OLBI Research Forum

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May 3, 2019 - Théâtre et FLS : l’art de l’interaction

The aim of the Forum is to provide a platform for an exchange between the University of Ottawa's researchers and the guest international and national speakers in the domains of second language teaching and language policy.

Admission is free. Students are welcome.

The forum is open to all, but registration is required by email at ilobdir@uOttawa.ca.

Presentations are live streamed on Facebook: @ILOBOLBI

Théâtre et FLS : l’art de l’interaction

Date: Mai 3, 2019

Time: 1 pm - 2:30 pm

Location: 60 University, Simard Hall, Room 125

Language: French

Abstract:

La perspective actionnelle de l’enseignement du FLS identifie l’apprenant comme un acteur social qui cherche à interagir avec des locuteurs de la langue cible dans des contextes de vie réelle. Ainsi, les objectifs linguistiques sont intimement liés à des objectifs paralinguistiques d’ordre fonctionnel, culturel et inter-relationnel au service d’un vivre ensemble.
Le théâtre est quant à lui un art de la parole en action qui offre de nombreuses pistes d’apprentissage de la langue, de la culture et de l’expression artistique elle même.

Au cours de ce forum-atelier, nous examinerons ensemble comment l’enseignement du FLS peut s’harmoniser aux techniques théâtrales. Nous explorerons l’apport de l’expérience théâtrale en FLS selon trois approches: le théâtre (lu, joué, regardé), l’art dramatique (drama) et le théâtre de l’opprimé de Augusto Boal (théâtre invisible, théâtre forum).

Past events

2018-2019 Schedule

Théâtre et FLS : l’art de l’interaction

Date: Mai 3, 2019

Time: 1 pm - 2:30 pm

Location: 60 University, Simard Hall, Room 125

Language: French

Abstract:

La perspective actionnelle de l’enseignement du FLS identifie l’apprenant comme un acteur social qui cherche à interagir avec des locuteurs de la langue cible dans des contextes de vie réelle. Ainsi, les objectifs linguistiques sont intimement liés à des objectifs paralinguistiques d’ordre fonctionnel, culturel et inter-relationnel au service d’un vivre ensemble.
Le théâtre est quant à lui un art de la parole en action qui offre de nombreuses pistes d’apprentissage de la langue, de la culture et de l’expression artistique elle même.

Au cours de ce forum-atelier, nous examinerons ensemble comment l’enseignement du FLS peut s’harmoniser aux techniques théâtrales. Nous explorerons l’apport de l’expérience théâtrale en FLS selon trois approches: le théâtre (lu, joué, regardé), l’art dramatique (drama) et le théâtre de l’opprimé de Augusto Boal (théâtre invisible, théâtre forum).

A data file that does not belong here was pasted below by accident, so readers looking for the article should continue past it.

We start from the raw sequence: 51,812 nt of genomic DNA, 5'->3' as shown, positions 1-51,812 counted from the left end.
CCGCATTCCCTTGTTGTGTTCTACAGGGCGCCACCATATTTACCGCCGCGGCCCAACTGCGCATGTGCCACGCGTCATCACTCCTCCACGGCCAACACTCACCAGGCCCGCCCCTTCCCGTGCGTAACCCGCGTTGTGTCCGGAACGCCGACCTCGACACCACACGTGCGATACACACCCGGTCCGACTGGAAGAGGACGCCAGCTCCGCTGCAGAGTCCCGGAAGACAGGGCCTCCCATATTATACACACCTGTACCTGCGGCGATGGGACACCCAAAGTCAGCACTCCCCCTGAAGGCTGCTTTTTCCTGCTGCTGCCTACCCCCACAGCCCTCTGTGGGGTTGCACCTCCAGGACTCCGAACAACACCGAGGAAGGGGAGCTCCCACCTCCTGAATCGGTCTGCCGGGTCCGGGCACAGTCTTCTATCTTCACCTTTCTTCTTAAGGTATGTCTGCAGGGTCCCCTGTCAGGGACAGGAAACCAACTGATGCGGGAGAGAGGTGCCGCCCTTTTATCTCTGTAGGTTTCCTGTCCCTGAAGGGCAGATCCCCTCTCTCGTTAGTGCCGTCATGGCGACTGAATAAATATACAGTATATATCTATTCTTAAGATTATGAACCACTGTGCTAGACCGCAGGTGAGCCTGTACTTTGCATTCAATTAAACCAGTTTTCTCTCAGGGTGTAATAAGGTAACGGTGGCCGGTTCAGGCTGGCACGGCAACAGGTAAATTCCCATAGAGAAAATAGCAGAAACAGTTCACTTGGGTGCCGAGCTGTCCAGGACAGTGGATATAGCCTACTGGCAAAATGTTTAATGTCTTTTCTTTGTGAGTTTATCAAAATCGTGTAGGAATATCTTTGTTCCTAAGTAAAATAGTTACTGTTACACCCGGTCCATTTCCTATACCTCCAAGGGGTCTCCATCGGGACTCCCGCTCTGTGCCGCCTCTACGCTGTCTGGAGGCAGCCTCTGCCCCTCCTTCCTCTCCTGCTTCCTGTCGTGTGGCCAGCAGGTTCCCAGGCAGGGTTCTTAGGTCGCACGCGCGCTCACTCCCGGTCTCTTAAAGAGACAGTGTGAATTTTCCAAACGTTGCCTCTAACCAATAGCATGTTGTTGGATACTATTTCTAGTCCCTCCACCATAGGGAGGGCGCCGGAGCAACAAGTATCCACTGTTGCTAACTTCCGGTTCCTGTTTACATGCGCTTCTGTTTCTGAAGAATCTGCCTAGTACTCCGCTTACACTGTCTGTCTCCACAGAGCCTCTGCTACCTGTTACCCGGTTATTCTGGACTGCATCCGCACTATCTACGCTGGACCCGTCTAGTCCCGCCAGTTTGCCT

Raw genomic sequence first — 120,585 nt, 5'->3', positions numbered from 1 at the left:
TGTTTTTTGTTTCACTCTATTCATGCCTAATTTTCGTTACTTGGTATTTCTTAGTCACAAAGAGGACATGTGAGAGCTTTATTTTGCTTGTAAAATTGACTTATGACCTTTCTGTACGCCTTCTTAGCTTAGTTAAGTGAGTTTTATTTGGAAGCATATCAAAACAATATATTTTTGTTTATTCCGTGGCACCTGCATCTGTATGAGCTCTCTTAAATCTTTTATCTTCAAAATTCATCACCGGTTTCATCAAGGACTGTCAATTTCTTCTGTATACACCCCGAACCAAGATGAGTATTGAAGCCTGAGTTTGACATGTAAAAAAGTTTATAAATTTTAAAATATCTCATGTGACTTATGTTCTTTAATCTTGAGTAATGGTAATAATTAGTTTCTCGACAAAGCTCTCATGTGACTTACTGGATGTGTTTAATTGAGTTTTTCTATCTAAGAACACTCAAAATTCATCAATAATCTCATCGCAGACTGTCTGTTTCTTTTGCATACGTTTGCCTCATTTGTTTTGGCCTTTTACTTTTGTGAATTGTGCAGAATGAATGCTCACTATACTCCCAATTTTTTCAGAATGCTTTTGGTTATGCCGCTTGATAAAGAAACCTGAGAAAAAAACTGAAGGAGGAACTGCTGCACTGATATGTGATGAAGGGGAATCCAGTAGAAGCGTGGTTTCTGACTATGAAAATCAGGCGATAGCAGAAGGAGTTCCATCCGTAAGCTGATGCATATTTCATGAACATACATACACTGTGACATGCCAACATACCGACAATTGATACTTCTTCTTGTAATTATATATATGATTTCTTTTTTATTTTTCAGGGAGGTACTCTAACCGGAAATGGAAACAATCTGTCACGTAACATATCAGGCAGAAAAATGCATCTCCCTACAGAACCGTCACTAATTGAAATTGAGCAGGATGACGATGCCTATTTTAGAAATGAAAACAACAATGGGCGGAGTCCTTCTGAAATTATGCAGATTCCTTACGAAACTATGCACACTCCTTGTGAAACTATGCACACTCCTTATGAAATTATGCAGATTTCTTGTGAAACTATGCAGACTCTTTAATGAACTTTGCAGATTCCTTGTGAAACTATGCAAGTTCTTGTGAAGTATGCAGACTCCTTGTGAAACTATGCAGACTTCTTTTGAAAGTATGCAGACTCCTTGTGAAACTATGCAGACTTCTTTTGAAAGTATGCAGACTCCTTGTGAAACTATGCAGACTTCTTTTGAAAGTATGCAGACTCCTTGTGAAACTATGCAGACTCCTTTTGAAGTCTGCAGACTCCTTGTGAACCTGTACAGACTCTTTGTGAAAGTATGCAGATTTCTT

Source use in academic writing: Challenges for students and assessors

Date: April 16, 2019

Time: 12:30 pm – 2 pm

Location: 70 Laurier Avenue, E., Hamelin Hall, Room 509

Language: English

Abstract:

Integrating information from outside sources is a key requirement for academic writing in many disciplines, and for this reason we have seen a rise in the use of integrated writing tasks, which require test takers to refer to at least one written or aural outside source in the production of their own texts. Such test tasks require students to understand the source text, analyze the assigned writing topic, select appropriate information from the source text, and organize source ideas and their own opinions into a cohesive text. These task requirements pose significant challenges for second language (L2) writers, and previous research has shown that L2 writers are more likely than first language (L1) writers to use source information inappropriately by not citing sources or relying too much on the language of the source text. In this talk, I will share findings from a research project designed to explore the specific challenges students faced in an EAP program in order to develop specific pedagogical materials to help address those challenges. In Phase 1 of the project, we collected students’ source-based essay exams and analyzed the following aspects in these essays: (1) language used to refer to source information, (2) accuracy of source information presented in the essay, and (3) purpose for the inclusion of source information. We also interviewed EAP students and their instructors to get a better understanding of their perception of students’ challenges in integrating source information appropriately. In Phase 2 of the project, we examined the effectiveness of the pedagogical materials we designed to address the challenges identified in Phase 1. From an instructor perspective, I will discuss the implications of the findings for EAP programs. From an assessor perspective, I will discuss the challenges that integrated writing tasks pose and how they might be addressed.